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Hinckley: Liquor stores bring profit despite strict policies

By Marjorie Clark on April 16, 2013, Daily Utah Chronicle

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Jon Springmeyer from Bonneville Research delivers findings from a study on the Department of Alcoholic Beverage Control at a Hinckley Forum on Monday.
Marjorie Clark / The Daily Utah Chronicle

Some might say Monday morning is too early to talk about liquor laws, licenses and the Department of Alcoholic Beverage Control, but the Hinckley Institute of Politics and Bonneville Research disagree as they hosted the event “Working in Partnership with Utah State Government.”

“Say what you want to say about the state being in the liquor business,” said Jon Springmeyer, vice president of Bonneville Research. “You can say it’s a really good idea or a bad idea, but I think we can all agree that if you’re going to do it, do it well. Do it right. And that’s not happening.”

Bonneville Research was hired by the Utah Department of Alcoholic Beverage Control to research its operations and create an enhanced business plan. The research company completed an investigation of the DABC, including state versus package stores, maintaining the status quo and how to move the commission forward to adjust with the times.

The company made recommendations to the department, but during their six-month study, the heads of the department changed so the people who commissioned the study were not there to hear the findings. As a result, few recommendations have been implemented, Springmeyer said.

Included in the company’s findings was that all the state liquor stores made money. Despite the size of the store, inventory and employee turnover and location, each store made at least a $200,000 profit.

“The [Alcoholic Beverage Control] Commission spends almost all of its time hearing pleas and requests for liquor licenses,” Springmeyer said. “Steady parade of — for the most part — new business owners who are putting themselves at the mercy of this liquor commission.”

Research also found there was a “significant lack” of retail experience on the commission board. The board was looking at selling alcohol as a state agency and something that should be controlled instead of a $3.2 million annual retail business, he said.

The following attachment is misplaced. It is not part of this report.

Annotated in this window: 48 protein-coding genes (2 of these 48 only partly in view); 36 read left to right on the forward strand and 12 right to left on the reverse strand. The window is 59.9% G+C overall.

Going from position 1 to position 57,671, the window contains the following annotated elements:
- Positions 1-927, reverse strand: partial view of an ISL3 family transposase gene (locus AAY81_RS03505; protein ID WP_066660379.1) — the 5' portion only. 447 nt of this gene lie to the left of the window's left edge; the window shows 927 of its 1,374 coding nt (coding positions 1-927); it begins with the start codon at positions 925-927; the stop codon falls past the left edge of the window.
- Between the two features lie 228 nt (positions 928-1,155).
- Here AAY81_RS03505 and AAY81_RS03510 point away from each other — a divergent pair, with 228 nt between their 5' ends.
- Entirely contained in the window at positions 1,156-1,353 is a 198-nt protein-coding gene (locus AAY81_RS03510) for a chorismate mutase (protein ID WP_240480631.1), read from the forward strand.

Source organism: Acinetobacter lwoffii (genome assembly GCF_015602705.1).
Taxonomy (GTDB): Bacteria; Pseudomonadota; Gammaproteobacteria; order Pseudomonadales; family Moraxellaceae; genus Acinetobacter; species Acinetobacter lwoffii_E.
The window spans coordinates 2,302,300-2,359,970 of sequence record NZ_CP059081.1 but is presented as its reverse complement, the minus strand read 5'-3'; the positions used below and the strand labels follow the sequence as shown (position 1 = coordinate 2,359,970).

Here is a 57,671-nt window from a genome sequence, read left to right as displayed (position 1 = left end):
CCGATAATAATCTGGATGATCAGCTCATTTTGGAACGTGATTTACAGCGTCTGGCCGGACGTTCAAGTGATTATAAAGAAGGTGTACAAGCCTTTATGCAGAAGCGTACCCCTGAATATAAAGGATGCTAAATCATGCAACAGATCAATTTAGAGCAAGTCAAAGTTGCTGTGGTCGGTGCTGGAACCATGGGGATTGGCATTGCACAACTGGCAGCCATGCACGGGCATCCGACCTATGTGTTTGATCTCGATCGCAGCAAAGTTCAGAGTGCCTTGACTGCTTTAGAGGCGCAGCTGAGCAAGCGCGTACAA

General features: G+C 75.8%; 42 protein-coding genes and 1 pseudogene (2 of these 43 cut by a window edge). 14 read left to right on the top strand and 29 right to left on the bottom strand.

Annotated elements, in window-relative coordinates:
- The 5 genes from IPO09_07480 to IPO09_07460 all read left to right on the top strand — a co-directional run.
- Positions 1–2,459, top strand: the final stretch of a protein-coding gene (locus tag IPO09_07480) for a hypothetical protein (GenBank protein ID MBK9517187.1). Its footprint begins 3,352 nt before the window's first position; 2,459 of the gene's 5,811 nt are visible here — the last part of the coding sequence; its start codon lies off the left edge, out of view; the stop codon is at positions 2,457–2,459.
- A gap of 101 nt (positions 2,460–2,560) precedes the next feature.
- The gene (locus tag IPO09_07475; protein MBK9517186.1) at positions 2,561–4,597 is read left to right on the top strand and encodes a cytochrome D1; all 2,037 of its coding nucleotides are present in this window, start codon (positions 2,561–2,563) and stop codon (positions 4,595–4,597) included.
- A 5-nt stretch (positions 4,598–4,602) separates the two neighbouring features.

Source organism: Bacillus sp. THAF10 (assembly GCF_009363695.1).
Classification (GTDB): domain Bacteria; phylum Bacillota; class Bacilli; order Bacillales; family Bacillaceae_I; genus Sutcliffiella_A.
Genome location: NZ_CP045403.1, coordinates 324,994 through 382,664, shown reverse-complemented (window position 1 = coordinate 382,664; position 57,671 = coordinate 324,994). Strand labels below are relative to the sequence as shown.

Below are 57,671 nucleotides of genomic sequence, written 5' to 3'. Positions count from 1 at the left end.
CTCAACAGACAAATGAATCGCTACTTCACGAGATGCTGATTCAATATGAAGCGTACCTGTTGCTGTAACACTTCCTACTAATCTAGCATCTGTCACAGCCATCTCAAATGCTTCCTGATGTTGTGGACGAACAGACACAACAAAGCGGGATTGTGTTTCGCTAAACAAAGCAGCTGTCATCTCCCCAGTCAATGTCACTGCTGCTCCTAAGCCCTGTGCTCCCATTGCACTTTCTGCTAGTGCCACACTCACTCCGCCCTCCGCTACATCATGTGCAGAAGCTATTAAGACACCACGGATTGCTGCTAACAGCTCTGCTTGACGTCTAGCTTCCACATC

Bob Springmeyer, president of Bonneville Research, said revenue appears to be on the climb.

“We don’t know whether people are drinking more or more people are drinking,” Bob Springmeyer said.

The worst store, in a bad location with bad parking, located on Park City’s Main Street, made a profit of $232,000, Jon Springmeyer said.

Utah and Pennsylvania are the only two states that have complete control over liquor sales. Bob Springmeyer mentioned changes that have occurred during the years to Utah’s liquor laws as hope for change in the future.

“We find that we are the bridge between the public side and the private side and help facilitate those communications,” Bob Springmeyer said.

The liquor board has adopted committees to deal with policy issues since the report was completed. It was not one of their specific recommendations, but Bob Springmeyer said it is a step in the right direction.

“There is a right-hand, left-hand disconnect between the executive branch and the legislative branch on what to do,” Springmeyer said. “Why are we involved? Because there’s money to be made.”

He said there is also some culture and history involved with the situation.

“Good public policy would be to encourage those who want to consume alcohol to do it at home or at a restaurant with food,” Bob Springmeyer said. “It would reduce drunk driving and abuse. This is not without some values involved.”

Contact Marjorie Clark at m.clark@chronicle.utah.edu

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